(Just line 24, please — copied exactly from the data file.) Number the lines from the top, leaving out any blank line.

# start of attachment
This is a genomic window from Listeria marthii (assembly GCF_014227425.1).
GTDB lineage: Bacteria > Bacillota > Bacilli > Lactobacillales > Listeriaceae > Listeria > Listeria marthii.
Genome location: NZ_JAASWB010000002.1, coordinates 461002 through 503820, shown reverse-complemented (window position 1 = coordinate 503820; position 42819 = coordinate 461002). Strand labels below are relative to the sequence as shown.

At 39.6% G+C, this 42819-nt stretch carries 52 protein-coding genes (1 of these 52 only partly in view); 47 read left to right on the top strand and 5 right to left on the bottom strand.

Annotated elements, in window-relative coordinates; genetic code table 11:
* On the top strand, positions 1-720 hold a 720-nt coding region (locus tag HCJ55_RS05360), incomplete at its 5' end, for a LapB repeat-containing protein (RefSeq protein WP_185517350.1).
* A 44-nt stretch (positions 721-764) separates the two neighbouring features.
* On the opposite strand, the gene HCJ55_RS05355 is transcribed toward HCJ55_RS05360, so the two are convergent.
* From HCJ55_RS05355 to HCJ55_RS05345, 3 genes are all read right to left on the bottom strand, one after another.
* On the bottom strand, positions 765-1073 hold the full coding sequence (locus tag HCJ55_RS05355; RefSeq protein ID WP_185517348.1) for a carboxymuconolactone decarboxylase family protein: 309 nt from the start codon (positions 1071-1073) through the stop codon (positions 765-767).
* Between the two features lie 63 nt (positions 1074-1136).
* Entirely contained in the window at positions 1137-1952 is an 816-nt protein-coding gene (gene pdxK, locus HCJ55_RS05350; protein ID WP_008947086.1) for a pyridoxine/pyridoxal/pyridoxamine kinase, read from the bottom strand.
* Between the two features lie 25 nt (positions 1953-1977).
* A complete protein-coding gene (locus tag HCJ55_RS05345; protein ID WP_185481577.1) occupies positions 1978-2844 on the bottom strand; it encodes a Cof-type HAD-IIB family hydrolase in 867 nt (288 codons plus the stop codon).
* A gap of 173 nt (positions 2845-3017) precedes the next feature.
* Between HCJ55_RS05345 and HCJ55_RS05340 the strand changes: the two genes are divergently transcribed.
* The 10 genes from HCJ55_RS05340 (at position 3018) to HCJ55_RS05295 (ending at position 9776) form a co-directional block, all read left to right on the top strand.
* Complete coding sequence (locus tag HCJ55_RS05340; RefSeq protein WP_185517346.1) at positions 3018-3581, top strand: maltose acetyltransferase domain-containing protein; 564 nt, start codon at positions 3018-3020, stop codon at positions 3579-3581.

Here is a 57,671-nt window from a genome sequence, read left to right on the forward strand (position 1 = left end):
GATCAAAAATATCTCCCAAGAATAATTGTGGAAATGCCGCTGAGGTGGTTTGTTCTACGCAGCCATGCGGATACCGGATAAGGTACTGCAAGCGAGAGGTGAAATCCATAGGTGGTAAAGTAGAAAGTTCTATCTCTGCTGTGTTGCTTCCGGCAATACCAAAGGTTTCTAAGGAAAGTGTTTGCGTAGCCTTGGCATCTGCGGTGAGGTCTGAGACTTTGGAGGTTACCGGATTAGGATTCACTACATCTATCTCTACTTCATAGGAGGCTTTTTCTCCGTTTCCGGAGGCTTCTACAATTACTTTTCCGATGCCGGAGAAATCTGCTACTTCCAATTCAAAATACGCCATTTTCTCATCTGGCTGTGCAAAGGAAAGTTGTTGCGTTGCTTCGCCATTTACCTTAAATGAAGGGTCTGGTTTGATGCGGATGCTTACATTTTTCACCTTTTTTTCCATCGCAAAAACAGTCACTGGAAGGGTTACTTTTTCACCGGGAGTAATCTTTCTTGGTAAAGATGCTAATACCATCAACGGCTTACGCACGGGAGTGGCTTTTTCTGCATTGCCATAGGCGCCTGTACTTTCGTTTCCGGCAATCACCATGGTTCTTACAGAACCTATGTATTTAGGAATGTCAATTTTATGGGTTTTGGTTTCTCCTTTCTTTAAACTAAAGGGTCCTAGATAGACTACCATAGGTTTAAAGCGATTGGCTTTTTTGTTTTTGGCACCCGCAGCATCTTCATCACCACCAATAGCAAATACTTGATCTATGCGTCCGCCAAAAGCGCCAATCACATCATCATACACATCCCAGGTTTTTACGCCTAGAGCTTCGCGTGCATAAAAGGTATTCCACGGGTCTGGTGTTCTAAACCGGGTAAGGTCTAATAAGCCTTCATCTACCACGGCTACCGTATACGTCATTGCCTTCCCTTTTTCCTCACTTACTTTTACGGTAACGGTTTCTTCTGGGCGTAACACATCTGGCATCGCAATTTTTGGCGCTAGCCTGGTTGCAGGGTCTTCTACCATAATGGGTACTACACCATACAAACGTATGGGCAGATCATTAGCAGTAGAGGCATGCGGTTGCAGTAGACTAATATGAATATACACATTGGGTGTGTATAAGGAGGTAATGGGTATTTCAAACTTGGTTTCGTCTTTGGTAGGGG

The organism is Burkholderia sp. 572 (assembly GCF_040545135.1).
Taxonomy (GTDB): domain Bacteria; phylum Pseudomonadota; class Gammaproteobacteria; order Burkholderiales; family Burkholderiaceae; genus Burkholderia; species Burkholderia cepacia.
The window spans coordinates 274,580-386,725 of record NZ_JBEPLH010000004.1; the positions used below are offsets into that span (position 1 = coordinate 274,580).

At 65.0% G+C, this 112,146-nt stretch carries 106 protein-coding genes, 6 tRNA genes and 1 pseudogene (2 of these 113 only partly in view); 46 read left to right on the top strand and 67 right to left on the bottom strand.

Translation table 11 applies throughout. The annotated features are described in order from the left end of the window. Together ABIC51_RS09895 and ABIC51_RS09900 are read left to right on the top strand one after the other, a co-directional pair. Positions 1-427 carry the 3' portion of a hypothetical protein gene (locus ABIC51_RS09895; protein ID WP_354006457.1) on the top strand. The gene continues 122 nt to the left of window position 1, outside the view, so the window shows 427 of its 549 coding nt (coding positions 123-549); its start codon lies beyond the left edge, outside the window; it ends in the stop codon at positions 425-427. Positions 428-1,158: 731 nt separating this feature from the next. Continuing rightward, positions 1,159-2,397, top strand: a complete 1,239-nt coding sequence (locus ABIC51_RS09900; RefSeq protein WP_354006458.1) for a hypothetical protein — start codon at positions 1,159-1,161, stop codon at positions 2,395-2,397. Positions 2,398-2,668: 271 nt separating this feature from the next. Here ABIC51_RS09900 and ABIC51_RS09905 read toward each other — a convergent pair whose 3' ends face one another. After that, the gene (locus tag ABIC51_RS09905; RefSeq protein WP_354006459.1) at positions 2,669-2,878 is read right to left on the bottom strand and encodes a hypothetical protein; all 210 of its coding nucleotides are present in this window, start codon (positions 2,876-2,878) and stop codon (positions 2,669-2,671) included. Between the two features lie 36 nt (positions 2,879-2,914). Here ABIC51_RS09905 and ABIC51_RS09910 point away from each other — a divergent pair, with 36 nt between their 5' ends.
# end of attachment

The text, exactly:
At 65.0% G+C, this 112,146-nt stretch carries 106 protein-coding genes, 6 tRNA genes and 1 pseudogene (2 of these 113 only partly in view); 46 read left to right on the top strand and 67 right to left on the bottom strand.